Chapter Spotlight

​In this new feature, the IHI Open School will highlight some of the most innovate Chapters in its network. We will feature information on the Chapter, and focus on a new innovation or project they’ve developed.
We’re looking for other Chapters to feature. Has your Chapter held a successful event or created a Chapter resource that you think we should highlight in the Chapter Spotlight? Send us an email at and tell us what innovative projects your Chapter has done recently.



​University of Toronto Chapter of the IHI Open School


Created a recruitment video to spread the word about the Chapter at UT​
Chapter Leader: ​ Sara Omar, Radiation Sciences student
Established: ​ ​2009
Location:​ ​Toronto, Ontario, Canada
Chapter Website:​

​Nursing, medicine, engineering, pharmacy, health policy, radiation science, social work, MBA, OT/PT
​# of Members: ​700


Valerie Mais, an industrial engineer at the Centre for Innovation in Complex Care and the Quality Improvement (QI) Projects Lead in the University of Toronto IHI Open School, created a dynamic video to recruit new members.


Watch the video below:



We spoke with Valerie about the video and the reasons behind why she created the video:
What did you use as inspiration for the video?
When I heard about the IHI Chapter at U of T, I couldn't believe how established they had become within only 2 - 3 years. The Chapter has a huge interdisciplinary leadership team that runs QI projects across Toronto; it holds seminars with top leaders in Canada's healthcare system; and it recently organized an interprofessional conference focused on chronic illness, which attracted students and professionals from all over the city. My inspiration was this incredibly empowered team of students who are really driving change – and really fast. I wanted to help spread the word about what they're doing, and motivate others to get involved. I am so honored to be a part of the group this year. 
Are you an experienced video editor?
Not at all. This was the first time I created a video and it was really simple. I used Microsoft PowerPoint 2010. They have a feature where you can record slideshow transitions so it can run automatically, and you can save the file as a .wmv (Windows Media Video). Once I created the PowerPoint, recorded transitions, and saved as a .wmv, I then opened the file on Windows Movie Maker, added music from, compiled it as a video, and uploaded it to YouTube! It was super easy. Anyone can do it and it costs nothing! In terms of time, I spent 2-3 days putting it together, and then reached out to the team for feedback. In total, it took between 20 - 30 hours to make.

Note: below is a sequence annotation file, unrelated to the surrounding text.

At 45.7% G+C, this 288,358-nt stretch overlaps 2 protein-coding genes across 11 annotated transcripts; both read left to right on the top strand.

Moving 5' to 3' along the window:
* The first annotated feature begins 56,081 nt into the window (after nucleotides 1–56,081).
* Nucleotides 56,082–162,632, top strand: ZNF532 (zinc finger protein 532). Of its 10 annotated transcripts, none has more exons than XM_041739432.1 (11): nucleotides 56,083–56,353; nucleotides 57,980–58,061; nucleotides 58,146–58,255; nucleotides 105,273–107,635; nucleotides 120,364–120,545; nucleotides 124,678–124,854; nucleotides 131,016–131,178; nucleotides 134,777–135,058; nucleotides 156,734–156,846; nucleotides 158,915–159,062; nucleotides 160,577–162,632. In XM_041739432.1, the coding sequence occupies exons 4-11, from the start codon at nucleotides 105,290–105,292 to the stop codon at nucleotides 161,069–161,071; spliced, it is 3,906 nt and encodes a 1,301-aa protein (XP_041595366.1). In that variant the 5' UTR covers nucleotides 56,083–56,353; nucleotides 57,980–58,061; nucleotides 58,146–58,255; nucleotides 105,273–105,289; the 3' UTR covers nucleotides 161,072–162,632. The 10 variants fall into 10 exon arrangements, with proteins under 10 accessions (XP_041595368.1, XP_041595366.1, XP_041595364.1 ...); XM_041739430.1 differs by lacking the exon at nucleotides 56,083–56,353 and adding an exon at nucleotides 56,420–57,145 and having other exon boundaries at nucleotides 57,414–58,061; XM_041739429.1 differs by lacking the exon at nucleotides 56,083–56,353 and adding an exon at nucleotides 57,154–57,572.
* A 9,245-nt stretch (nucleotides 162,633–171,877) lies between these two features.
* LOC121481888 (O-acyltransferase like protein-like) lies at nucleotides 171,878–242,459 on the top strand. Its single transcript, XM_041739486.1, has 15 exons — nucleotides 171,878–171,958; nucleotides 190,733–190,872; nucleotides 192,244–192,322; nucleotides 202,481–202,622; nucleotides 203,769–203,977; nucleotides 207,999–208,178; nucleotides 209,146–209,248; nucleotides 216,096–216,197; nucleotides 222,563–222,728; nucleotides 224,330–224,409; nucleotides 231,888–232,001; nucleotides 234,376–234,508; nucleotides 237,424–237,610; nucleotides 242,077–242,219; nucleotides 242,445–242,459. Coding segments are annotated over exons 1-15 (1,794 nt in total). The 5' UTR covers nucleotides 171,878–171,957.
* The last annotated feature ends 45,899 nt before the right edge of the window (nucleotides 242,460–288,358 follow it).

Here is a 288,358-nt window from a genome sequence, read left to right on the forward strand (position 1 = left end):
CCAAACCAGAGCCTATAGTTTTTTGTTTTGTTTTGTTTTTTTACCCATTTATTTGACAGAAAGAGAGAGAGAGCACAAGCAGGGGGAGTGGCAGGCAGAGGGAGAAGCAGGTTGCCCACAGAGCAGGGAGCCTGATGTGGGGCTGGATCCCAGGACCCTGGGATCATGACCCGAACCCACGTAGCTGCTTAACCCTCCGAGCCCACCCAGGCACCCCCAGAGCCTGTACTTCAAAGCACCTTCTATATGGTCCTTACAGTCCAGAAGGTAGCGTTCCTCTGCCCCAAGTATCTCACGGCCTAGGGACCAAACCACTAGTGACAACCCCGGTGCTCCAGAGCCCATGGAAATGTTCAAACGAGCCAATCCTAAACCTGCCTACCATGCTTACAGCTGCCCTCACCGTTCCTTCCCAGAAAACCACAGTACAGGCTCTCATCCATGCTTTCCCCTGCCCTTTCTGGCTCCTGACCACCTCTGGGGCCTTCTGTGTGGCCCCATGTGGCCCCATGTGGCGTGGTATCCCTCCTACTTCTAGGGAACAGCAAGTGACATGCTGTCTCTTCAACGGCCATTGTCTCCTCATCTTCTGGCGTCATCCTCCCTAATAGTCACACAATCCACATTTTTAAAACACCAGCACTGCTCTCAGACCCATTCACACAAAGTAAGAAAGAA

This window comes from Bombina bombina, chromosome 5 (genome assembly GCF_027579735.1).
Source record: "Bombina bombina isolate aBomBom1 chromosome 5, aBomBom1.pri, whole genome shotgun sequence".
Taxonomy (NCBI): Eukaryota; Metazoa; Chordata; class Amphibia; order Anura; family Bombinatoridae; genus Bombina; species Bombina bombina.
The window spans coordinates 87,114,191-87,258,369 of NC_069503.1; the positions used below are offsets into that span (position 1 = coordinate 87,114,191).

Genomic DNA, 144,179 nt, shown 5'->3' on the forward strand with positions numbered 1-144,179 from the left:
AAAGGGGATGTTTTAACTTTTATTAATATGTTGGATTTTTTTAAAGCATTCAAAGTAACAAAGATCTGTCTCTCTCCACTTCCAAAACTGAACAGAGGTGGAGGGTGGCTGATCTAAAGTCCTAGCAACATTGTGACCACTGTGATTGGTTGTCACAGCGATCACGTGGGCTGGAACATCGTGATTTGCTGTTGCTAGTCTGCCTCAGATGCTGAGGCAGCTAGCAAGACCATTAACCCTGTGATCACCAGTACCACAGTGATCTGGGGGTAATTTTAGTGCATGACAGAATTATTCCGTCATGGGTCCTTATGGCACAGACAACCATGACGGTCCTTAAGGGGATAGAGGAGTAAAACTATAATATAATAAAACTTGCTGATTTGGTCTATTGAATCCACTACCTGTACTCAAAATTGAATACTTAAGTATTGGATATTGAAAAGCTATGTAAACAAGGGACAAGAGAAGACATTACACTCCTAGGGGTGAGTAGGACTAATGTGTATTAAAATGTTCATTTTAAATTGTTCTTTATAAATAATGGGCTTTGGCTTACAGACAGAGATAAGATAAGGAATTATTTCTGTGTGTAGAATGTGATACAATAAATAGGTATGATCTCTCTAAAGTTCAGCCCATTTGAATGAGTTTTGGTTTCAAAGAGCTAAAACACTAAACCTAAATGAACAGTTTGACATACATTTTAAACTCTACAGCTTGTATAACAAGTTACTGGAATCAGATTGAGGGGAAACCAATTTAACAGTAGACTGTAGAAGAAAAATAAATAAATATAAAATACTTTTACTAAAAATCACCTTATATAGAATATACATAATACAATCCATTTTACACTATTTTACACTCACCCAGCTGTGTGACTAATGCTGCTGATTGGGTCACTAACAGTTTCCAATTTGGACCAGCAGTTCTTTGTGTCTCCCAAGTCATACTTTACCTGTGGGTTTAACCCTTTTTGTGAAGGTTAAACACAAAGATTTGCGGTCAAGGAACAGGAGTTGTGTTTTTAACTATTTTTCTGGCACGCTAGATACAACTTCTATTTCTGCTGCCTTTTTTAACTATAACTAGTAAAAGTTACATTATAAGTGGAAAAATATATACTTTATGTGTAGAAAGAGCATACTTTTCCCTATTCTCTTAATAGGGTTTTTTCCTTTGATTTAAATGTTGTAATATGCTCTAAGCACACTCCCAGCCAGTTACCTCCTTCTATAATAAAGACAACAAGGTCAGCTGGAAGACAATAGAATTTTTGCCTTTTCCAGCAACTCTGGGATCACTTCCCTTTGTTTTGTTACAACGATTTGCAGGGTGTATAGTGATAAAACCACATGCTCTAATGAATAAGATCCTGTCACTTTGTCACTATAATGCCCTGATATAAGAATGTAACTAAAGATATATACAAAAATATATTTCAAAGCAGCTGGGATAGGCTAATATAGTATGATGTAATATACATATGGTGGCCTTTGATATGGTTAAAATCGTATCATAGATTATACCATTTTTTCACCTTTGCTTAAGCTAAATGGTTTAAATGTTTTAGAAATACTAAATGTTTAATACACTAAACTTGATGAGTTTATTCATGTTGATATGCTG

Do you plan on creating other videos?
Absolutely, as long as they are needed. It's a simple and fun way to get a message circulated to a vast group of people. YouTube is a great marketing tool.
What other projects does your Chapter have planned for this year?
Many things! We are steadily increasing the number of QI project opportunities, and will be teaming up with the Canadian Patient Safety Institute (CPSI) to offer participants after-school QI learning sessions to help guide them through their projects. We have monthly seminars lined up for our members, which feature discussions led by Dr. Anne Matlow, the Medical Director of Patient Safety at SickKids Hospital, and Dr. Irfan Dhalla, co-lead of the Virtual Ward project, which aims to reduce hospital readmissions after discharge. Our annual conference will be returning for a second year in April. It’s a jam-packed day filled with networking, speakers, and workshops, and it’s open to all students and professionals. This year’s theme is centered on technology in healthcare.